on the river below. But they were too light to accomplish much, and were always
attacked with superior force by the Gunboats. .
Pen, Lieutenant FlUSSer,
Acting Master Woodward, and USS Ceres,
Acting Master John MacDiarmid, embarked on an expedition up Roanoke River and
landed a field piece and force of soldiers and sailors at
, where steamer Wilson was captured.
Acting Lieutenant Kittredge, captured schooner Reindeer with cargo of cotton near
10 Flag Officer Du Pont, learning of the action at Malvern Hill, wrote: "The
, [Army] transport passed us this morning. We boarded her and got papers to the
5th. The captain of the transport told the boarding officer that McClellan's
army would have been annihilated but for the gunboats." Continual
Confederate concern about the gunboats was noted by a British Army observer,
Colonel Garnet J. Wolseley, who wrote that he "noted with some interest the
superstitious dread of gunboats which possessed the Southern soldiers. These
vessels of war, even when they have been comparatively harmless had several
times been the means of saving northern armies.
Acting Lieutenant Kittredge, captured sloop Belle
, and schooner Monte Christo was burned
by Confederates at
, to prevent her falling into Union hands.
11 President Lincoln, demonstrating his appreciation of the role sea power had
played thus far in the Civil War, recommended to the Congress that votes of
thanks be given to Captains Lardner, Davis, and Stringham, and to Commanders
Dahlgren, D.D. Porter, and Rowan.
Congress passed an act for the relief of relatives of the officers and men who
died on board USS Cumberland and Congress
destroyed those vessels and threatened to break the blockade of
four months before.
12 USS Mercedita,
Commander Stellwagen, captured blockade running schooners Victoria and Ida off
Hole-in-the-Wall, Abaco, Bahamas, the former laden with cotton, the latter with
general cargo, including cloth, shoes, needles and salt.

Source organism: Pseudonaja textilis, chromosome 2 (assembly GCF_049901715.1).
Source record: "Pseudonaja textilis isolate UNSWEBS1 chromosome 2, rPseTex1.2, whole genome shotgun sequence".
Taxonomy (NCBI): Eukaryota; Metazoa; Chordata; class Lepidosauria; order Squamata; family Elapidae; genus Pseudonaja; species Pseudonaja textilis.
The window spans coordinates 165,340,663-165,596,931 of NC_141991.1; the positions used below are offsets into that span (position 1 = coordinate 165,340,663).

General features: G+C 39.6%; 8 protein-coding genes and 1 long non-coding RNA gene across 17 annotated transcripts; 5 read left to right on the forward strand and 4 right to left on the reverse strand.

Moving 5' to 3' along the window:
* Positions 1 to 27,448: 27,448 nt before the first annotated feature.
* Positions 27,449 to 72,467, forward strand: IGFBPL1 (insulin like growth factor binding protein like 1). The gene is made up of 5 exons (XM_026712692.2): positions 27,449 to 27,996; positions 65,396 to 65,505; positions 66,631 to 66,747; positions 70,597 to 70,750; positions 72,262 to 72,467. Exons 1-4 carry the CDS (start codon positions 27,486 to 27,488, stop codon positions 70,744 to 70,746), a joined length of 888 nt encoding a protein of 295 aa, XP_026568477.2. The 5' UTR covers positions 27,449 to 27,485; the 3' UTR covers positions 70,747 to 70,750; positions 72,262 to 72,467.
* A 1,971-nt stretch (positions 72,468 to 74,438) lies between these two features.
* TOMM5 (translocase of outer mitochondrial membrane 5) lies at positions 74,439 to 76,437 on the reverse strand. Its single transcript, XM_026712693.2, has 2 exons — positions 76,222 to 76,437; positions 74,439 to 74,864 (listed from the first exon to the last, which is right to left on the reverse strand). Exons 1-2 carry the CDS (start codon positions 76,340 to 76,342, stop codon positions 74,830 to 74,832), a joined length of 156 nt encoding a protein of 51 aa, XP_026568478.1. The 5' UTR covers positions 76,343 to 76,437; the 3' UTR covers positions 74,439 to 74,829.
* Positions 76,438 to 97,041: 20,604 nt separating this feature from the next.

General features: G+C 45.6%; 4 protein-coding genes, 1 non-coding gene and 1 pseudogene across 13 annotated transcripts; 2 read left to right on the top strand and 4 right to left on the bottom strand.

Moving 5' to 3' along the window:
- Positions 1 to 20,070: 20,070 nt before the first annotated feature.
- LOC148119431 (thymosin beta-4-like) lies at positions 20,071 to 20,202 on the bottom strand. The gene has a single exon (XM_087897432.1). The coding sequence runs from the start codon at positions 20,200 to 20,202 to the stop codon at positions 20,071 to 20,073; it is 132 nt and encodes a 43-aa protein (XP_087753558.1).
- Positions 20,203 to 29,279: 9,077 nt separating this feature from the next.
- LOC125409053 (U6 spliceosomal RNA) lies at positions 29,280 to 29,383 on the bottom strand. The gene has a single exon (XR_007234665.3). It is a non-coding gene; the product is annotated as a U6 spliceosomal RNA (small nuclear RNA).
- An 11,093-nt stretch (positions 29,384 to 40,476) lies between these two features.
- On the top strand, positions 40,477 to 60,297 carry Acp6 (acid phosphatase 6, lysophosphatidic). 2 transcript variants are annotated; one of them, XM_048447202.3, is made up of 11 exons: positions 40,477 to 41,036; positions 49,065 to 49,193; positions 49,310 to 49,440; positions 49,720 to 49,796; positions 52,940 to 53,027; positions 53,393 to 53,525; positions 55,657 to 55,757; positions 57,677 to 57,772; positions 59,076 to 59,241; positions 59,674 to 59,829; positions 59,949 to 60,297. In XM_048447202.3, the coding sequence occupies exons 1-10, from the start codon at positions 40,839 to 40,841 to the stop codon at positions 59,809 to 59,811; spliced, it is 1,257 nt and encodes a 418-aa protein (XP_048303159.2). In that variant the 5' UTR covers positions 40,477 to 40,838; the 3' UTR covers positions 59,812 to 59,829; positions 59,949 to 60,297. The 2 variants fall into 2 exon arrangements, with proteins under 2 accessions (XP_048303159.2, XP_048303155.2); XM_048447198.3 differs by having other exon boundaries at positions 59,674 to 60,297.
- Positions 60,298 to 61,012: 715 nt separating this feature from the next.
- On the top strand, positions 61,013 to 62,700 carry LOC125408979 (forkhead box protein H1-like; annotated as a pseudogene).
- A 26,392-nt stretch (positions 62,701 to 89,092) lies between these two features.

13 Commodore Wilkes reported operations of the James River Flotilla to Secretary
of the Navy Welles: "The Army transports are daily convoyed up and down by
the gunboats, besides having others stationed off the principal salient points
where the rebels have come down to fire at our vessels passing. They almost
daily make some attempts to annoy these unarmed boats, but seldom venture to do
anything. I believe it is in my power to keep the river open effectually. . .
I found . . . a necessity of active and prompt measures to bring the flotilla
into operation, as the duties on the river require, and the effective protection
of the two flanks of the army. . . I would ask the Assistant Secretary's
attention to the subject of torpedoes, and also barbed rockets that will enter
wood and be the means of firing any bridges or other works of wood. If we had
some Congreve rockets, they would prove effective in driving the sharpshooters
out of the woods."
14 Congress passed an act stating that:
" . . . the spirit ration in the Navy of the United States shall forever
cease, and . . . no distilled spiritous liquors shall be admitted on board
vessels of war, except as medical stores . . . there shall be allowed and paid
to each person in the Navy now entitled to the ration, five cents per day in
commutation and lieu thereof, which shall be in addition to their present
pay." Assistant Secretary of the Navy Fox and officers generally held that
it was in the Navy's best interest to abolish the spirit ration.
15 USS Carondelet,
Commander Walke, USS Tyler, Lieutenant Gwin, and ram Queen
of the West, carrying Army sharp shooters on reconnaissance of the Yazoo
River, engaged Confederate ironclad ram Arkansas,
Lieutenant Isaac N. Brown. In a severe fight as Union ships withdrew,
partially disabled Carondelet and Tyler.
ran through fire from the Union fleet to refuge under the
batteries in a heavily damaged condition and with many casualties. Farragut's
, but, as the Flag Officer reported, "it was so dark by the time we reached
the town that nothing could be seen except the flashes of the guns." In the
heavy cannonade as Farragut's ships continued down river below Vicks-burg, USS Winona, Lieutenant
Edward T. Nichols, and USS Sumter,
Lieutenant Henry Erben, were substantially damaged. The daring sortie of
emphatically underscored the need to reduce
. Major General Earl Van Dorn, CSA, said that Lieutenant Brown had
''immortalized his single vessel, himself, and the heroes under his command, by